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RICHARD HENRY DANA (1815-1882)

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Originally appearing in Volume V07, Page 793 of the 1911 Encyclopedia Britannica.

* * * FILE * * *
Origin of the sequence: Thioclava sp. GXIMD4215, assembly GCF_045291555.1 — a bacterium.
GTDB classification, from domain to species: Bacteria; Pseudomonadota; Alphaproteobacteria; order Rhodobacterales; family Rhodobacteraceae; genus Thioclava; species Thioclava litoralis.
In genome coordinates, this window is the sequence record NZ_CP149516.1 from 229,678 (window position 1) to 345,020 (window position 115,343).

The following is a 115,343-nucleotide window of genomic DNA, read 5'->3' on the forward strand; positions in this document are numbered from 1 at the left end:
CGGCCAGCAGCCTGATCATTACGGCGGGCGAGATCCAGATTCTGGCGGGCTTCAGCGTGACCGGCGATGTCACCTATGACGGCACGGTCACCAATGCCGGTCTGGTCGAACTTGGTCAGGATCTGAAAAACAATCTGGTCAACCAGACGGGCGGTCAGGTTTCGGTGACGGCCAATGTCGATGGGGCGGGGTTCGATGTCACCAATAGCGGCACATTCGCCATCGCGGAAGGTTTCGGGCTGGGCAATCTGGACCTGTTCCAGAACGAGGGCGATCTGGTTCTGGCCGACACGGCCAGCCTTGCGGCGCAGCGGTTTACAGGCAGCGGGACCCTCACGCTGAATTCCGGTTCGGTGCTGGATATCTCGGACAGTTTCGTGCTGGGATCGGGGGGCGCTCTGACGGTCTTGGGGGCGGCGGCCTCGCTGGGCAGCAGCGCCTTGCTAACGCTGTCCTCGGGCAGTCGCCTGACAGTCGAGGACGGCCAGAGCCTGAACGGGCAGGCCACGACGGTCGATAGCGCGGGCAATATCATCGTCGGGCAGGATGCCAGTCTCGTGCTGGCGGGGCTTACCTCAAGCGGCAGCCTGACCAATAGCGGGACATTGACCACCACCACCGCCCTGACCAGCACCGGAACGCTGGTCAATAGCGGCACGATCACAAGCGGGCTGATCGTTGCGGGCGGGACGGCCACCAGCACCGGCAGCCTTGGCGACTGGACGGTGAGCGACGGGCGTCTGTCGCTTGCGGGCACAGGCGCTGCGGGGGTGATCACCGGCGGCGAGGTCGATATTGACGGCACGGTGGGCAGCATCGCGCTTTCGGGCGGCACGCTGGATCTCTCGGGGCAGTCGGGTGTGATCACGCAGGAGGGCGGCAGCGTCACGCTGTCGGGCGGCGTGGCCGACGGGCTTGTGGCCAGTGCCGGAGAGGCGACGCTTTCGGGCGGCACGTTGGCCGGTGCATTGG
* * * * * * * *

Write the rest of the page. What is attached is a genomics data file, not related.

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RICHARD HENRY DANA (1815-1882), son of the last-mentioned, was born in Cambridge, Massachusetts, on the 1st of August 1815. He entered Harvard in the class of 1835, but at the beginning of his junior year an illness affecting his sight necessitated a suspension of his college work, and in August 1834 he shipped before the mast for California, returning in September 1836. The rough experience of this voyage did more than endow him with renewed health; it changed him from a dreamy, sensitive boy, hereditarily disinclined to any sort of active career, into a self-reliant, energetic man, with Broad interests and keen sympathies. He re-entered Harvard in December 1836 and graduated in June 1837. He was a student at the Harvard law school from 1837 to 1840, and from January 1839 to February 184o he was also an instructor in elocution in the college. In 184o the notes of his sea-trip were published under the title Two Years Before the Mast. The book attained an almost unprecedented popularity both in America and in Europe, where it was translated into several languages; and it came to be considered a classic. Immediately after the appearance of this book Dana began the practice of law, which brought him a large number of maritime cases. In 1841 he published The Seaman's Friend, republished in England as The Seaman's Manual, which was long the highest authority on the legal rights and duties of seamen. After gaining recognition as one of the most prominent members of the Suffolk bar, he became associated in 1848 with the Free Soil movement, and took a prominent part in the Buffalo convention of that year. This step, which caused him to be ostracized for a time from the Boston circles in which he had been reared, brought him the cases of the fugitive slaves, Shadrach, Sims and Burns, and of the rescuers of Shadrach. On the night following the surrender of Burns (May 1854) Dana was brutally assaulted on the Boston streets. In 1853 he took a prominent part in the state constitutional convention. He allied himself with the Republican party on its organization, but his inborn dislike for political manoeuvring prevented his ever becoming prominent in its councils. In 1857 he became a regular attendant at the meetings of the famous Boston Saturday Club, to the members of which he dedicated his account of a vacation trip, To Cuba and Back (1857). He returned to America from a trip round the world in time to participate in the presidential campaign of 1860, and after Lincoln's inauguration he was appointed United States district attorney for Massachusetts. In this office in 1863 he won before the Supreme Court of the United States the famous prize case of the "Amy Warwick," on the decision in which depended the right of the government to blockade the Con-federate ports, without giving the Confederate States an inter-national status as belligerents. He brought out in 1865 an edition of Wheaton's International Law, his notes constituting a most learned and valuable authority on international law and its bearings on American history and diplomacy; but immediately after its publication Dana was charged by the editor of two earlier editions, William Beach Lawrence, with infringing his copyright, and was involved in litigation which was continued for thirteen years. In such minor matters as arrangement of notes and verification of citations the court found against Dana, but in the main Dana's notes were vastly different from Lawrence's. In 1865 Dana declined an appointment as a United States district judge. During the Reconstruction period he favoured the congressional plan rather than that of President Johnson, and on this account resigned the district-attorneyship. In 1867—1868 he was a member of the Massachusetts House of Representatives, and in 1867 was retained with William M. Evarts to prosecute Jefferson Davis, whose admission to bail he counselled. In 1877 he was one of the counsel for the United States before the commission which in accordance with the treaty of Washington met at Halifax, N.S., to arbitrate the fisheries question between the United States and Great Britain. In 1878 he gave up his law practice and devoted the rest of his life to study and travel. He died in Rome, Italy, on the 9th of January 1882. See Charles Francis Adams, Richard Henry Dana: a Biography (2 vols., Boston, Mass., 1891).
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